Follow through on commitments to graduate trainees
If you’re offering a formal training scheme with certain milestones over a few years of a graduate scheme, make sure to commit to this. If you’re advertising certain areas of training at stages of the scheme, it’s your responsibility as the employer and scheme provider to ensure departments offering the training are adequately resourced and can offer the training set out in the scheme.
Keeping your commitments to the graduates on the scheme will bolster the reputation of the programme you offer – meaning graduate trainees will be more likely to recommend you as a graduate employer and to recommend your training programme to others. Graduates will also be more likely to stay with you on their career journey after the scheme is completed.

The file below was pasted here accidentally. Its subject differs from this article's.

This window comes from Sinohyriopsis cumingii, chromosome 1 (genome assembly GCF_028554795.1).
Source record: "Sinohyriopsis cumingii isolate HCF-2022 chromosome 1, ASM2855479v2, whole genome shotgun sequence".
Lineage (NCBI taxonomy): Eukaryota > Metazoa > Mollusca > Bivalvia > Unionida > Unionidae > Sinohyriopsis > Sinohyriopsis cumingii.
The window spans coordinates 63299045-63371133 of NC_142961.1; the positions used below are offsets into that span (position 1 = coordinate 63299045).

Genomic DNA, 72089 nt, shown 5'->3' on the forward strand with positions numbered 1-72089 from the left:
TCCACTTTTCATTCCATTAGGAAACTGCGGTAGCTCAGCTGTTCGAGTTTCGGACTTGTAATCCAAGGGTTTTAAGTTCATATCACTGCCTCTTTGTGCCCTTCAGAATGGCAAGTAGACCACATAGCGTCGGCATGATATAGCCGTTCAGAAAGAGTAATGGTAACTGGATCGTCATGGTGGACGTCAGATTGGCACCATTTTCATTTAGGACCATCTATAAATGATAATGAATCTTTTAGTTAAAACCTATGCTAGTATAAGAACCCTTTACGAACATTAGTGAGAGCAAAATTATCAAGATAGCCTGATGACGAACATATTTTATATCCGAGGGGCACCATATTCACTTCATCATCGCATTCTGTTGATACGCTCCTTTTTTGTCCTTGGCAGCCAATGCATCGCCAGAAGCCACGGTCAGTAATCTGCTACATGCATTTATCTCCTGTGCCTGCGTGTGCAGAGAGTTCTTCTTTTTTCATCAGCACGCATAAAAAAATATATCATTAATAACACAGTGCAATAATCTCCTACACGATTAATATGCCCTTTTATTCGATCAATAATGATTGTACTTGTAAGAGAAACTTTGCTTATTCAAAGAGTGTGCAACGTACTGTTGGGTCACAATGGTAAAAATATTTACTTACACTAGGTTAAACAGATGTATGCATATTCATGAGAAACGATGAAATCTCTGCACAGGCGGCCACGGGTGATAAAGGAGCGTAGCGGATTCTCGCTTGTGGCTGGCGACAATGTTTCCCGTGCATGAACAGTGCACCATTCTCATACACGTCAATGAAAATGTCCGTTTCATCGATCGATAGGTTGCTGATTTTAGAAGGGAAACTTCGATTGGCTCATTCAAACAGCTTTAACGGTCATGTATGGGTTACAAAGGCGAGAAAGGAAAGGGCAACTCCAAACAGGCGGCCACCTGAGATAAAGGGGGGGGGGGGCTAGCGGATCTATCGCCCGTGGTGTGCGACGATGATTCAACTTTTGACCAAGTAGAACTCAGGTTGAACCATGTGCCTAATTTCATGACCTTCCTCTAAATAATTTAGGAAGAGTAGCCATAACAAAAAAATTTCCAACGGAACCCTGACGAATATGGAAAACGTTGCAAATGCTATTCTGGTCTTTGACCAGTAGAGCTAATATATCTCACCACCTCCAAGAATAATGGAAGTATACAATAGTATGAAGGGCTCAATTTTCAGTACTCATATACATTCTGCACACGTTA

Boost business success and bridge the skills gap
Graduates often have adaptable skill sets, which in turn brings flexibility and transferable skills. SME employers can plug skills gaps by offering graduate training schemes.
If your business is considering offering a graduate scheme or a development programme, this can be tailored to your business needs to help fill any gaps in a particular area. In doing this, you’ll nurture the personal development of graduate employees, who will go on to support the growth of your business.
Author: Aimee Brougham-Chandler
Aimee is a Content Assistant here at Breathe. She enjoys writing about topical HR issues & helping readers find solutions. In her spare time, she is commonly found amongst books.